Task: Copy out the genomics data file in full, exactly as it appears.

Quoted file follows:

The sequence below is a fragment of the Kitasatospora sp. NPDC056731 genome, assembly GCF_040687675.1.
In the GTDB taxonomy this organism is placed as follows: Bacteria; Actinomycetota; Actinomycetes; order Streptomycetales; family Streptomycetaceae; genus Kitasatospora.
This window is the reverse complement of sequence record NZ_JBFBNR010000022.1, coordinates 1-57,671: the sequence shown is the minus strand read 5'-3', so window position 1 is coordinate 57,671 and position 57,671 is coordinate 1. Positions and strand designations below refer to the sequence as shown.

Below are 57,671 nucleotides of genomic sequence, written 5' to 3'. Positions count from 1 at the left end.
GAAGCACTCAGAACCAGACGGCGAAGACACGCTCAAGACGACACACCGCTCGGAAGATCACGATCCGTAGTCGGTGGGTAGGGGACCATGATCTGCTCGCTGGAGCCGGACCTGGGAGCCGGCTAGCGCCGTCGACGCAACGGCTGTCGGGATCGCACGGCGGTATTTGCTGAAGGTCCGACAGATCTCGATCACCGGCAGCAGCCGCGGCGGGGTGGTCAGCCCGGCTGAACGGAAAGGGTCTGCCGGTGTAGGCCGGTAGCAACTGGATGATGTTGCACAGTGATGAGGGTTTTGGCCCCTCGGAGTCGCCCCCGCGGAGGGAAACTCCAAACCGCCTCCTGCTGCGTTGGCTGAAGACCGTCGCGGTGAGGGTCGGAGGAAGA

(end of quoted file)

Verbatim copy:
The sequence below is a fragment of the Kitasatospora sp. NPDC056731 genome, assembly GCF_040687675.1.
In the GTDB taxonomy this organism is placed as follows: Bacteria; Actinomycetota; Actinomycetes; order Streptomycetales; family Streptomycetaceae; genus Kitasatospora.
This window is the reverse complement of sequence record NZ_JBFBNR010000022.1, coordinates 1-57,671: the sequence shown is the minus strand read 5'-3', so window position 1 is coordinate 57,671 and position 57,671 is coordinate 1. Positions and strand designations below refer to the sequence as shown.

Below are 57,671 nucleotides of genomic sequence, written 5' to 3'. Positions count from 1 at the left end.
GAAGCACTCAGAACCAGACGGCGAAGACACGCTCAAGACGACACACCGCTCGGAAGATCACGATCCGTAGTCGGTGGGTAGGGGACCATGATCTGCTCGCTGGAGCCGGACCTGGGAGCCGGCTAGCGCCGTCGACGCAACGGCTGTCGGGATCGCACGGCGGTATTTGCTGAAGGTCCGACAGATCTCGATCACCGGCAGCAGCCGCGGCGGGGTGGTCAGCCCGGCTGAACGGAAAGGGTCTGCCGGTGTAGGCCGGTAGCAACTGGATGATGTTGCACAGTGATGAGGGTTTTGGCCCCTCGGAGTCGCCCCCGCGGAGGGAAACTCCAAACCGCCTCCTGCTGCGTTGGCTGAAGACCGTCGCGGTGAGGGTCGGAGGAAGA